"We are not a very good basketball team right now. We just have to keep working. It is obvious, I don't have to explain it to you. There is only one answer to not being a good basketball team and that is to keep working and spending time trying to become one. There is no substitute for hard work."---Rick Pitino following a 61-49 loss to Kentucky on Dec. 16
Louisville was 5-4 with losses to Dayton on a neutral floor and Kentucky and Massachusetts at home, and there were no more quality wins to be had before they entered play in a conference that had seen them go 6-10 a year ago.
The players didn't look like they cared, the national media wondered aloud what was going on, and the fans were so upset that Tom Jurich actually had to release a statement declaring "Rick Pitino is my coach."
What the hell happened?
Did I really hibernate until football season like I sarcastically wished to after the Notre Dame game on Jan. 3?
This is the number two team in the Big East ladies and gentlemen. This is a 22-8 team heading to New York not looking to play themselves onto the bubble, but rather looking to improve upon their already solidified NCAA Tournament status.
So I'll ask again: What the hell happened?
You're not going to find anything definitive here because I think what we've seen this year defies absolute rational explanation, but just because we all love lists here are my top 11 reasons (I laugh at people with ten) for Louisville's resurgence.
11. The Ability to Generate Inside-Out Offense
We learned in '04-'05 that it's cool to jack up threes in transition when you have three or four guys on the floor who can shoot them, and we learned in '06-'07 that it isn't if you don't.
Taking open threes generated by a set offense is ok for an average to below average outside shooting team, but taking low percentage shots from the outside in transition is a recipe for disaster because it allows little chance for an offensive rebound, and often leads to a break out for the other team.
When the Cards began looking to get the ball into the middle of the zone, or down low to Padgett and, later in the season, Caracter, good things began to happen. T-Will and Padgett are two of our best passers so when T-Will gets the ball in the middle and the zone collapses, or when David gets the ball on the block and gets doubled, there's a good chance that they're going to find an open man, and I think we've seen that a lot in the last seven weeks.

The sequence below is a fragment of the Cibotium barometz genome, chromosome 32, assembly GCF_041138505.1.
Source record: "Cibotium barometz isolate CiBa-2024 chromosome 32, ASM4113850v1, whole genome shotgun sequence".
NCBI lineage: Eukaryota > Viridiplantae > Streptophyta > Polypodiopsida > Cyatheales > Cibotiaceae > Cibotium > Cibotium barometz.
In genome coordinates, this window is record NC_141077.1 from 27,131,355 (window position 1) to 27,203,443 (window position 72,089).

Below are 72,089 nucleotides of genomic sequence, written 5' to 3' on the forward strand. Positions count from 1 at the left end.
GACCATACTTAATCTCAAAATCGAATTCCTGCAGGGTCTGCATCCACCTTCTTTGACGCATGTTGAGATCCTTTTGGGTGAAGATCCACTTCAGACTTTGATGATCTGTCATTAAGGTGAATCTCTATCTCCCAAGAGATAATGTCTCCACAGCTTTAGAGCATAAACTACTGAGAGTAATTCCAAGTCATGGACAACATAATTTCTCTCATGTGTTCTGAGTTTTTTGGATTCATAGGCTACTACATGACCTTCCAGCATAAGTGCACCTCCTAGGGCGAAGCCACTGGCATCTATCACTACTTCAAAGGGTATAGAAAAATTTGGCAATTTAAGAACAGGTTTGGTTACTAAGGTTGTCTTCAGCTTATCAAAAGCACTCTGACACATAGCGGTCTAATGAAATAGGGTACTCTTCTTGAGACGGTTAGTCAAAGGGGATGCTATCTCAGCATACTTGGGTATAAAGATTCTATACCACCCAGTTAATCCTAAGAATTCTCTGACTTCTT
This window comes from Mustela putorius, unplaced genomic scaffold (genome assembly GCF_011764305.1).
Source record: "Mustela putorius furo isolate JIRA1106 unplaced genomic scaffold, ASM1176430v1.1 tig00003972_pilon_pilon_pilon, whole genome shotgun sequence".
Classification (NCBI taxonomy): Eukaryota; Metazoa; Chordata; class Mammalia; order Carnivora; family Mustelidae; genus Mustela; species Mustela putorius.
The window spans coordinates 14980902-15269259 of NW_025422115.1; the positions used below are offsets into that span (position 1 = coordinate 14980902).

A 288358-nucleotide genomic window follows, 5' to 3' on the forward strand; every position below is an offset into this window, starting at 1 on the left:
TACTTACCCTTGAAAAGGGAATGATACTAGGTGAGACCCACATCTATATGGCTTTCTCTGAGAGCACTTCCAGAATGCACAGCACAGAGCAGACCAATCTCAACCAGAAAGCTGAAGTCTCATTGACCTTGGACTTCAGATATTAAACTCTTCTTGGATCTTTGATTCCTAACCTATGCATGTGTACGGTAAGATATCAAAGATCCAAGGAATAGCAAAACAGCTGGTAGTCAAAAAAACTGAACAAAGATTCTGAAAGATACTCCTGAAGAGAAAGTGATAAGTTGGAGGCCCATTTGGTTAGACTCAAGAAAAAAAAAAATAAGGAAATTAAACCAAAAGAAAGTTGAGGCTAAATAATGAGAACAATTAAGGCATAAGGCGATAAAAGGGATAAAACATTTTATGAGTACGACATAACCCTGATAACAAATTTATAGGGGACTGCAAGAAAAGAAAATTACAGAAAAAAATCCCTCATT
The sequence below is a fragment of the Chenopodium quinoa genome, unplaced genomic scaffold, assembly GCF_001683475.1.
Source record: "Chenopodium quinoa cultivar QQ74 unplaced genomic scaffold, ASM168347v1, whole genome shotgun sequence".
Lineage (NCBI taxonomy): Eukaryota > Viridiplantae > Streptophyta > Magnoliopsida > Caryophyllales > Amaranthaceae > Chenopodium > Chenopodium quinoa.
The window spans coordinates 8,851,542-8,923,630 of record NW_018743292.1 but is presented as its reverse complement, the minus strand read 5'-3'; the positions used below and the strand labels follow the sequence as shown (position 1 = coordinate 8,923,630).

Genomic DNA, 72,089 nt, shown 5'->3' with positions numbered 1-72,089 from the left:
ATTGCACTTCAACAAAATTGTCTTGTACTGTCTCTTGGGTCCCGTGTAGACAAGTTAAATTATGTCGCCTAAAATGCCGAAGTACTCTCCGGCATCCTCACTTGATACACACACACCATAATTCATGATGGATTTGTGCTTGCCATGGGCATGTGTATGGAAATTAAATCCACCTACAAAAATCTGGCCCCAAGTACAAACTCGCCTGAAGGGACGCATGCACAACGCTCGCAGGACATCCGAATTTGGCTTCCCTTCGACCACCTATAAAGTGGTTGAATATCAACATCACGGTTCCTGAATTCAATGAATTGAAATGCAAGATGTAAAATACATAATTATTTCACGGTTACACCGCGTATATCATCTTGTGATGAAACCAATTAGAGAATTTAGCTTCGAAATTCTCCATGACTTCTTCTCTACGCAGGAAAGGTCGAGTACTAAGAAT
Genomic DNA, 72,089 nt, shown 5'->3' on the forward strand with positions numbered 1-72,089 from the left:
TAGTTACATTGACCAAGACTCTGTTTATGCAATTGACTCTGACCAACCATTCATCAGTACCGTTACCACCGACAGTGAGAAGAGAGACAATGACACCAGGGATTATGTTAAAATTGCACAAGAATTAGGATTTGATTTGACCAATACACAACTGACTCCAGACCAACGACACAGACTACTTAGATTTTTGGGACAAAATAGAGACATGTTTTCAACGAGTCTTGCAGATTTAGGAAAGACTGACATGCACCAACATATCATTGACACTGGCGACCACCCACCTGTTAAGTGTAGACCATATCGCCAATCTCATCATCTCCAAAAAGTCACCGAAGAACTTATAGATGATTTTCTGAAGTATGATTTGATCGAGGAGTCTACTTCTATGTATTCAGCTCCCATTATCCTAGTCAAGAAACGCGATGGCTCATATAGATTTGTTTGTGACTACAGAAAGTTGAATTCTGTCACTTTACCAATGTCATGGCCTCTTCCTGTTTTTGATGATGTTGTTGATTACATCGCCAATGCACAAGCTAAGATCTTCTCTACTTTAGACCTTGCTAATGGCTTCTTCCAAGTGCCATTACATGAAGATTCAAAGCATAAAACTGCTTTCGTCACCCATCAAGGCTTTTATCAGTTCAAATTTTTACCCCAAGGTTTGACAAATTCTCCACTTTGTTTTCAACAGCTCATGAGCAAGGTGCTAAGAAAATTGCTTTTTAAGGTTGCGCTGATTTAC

The best example of this came in the crucial home win over Syracuse when late in the game Pitino moved T-Will to the point because both Sosa and McGee were having trouble seeing over the tall front of the Orange's zone. Williams was able to effectively get the ball to Juan Palacios in the middle of the zone and the result was that JDP scored nine points down the stretch, and T-Will himself was able to find an open spot on the wing to bury consecutive treys as the Cards erased a 14-point deficit and won 76-71.
10. My Newfound Laissez Faire Approach to Gameday Attire
After the Notre Dame game I completely gave up...not wathcing or rooting for the team, but trying to find the shirt or combination of shirts that would guide this team to a miraculous turnaround.
I started just grabbing the first red or white shirt or sweatshirt I saw in my closet and threw it on before the game.
We started winning.
The mindset has stayed, I don't think about what I'm going to wear beforehand, I simply go to the dresser/closet and grab something. In one particular case, the second South Florida game, I actually watched the game sans any Cardwear.
Now you might say: "But doesn't making a conscious effort not to think about your wardrobe still actually involve thinking about it?"
To this I would quickly reply: "Blow me, I've single-handedly saved the season of your favorite college basketball team."
9. Jerry Smith's Buzzer-Beater at Marquette
You can throw out all the statistics and in-depth psychological reasons you want, but the fact remains that if this one shot doesn't go in Louisville is without it's second biggest win of the season.
With that said, here's another excuse to watch it again:
8. The Return of Derrick Caracter
Ellis Myles is one of the greatest success stories to ever come out of the University of Louisville, and while Derrick is still very far from achieving what Ellis did both as a player and an individual, what we've seen from him in the last month under the tutelage of Myles himself has been nothing short of remarkable.
I can't name one person I talked to in mid-January who thought Derrick Caracter would play another game in a Louisville uniform. He had been suspended, sent home, forced to sign a contract, suspended again, suspended again, even mailed a Dunkin' Donuts application by his mother. Nothing was getting through to him.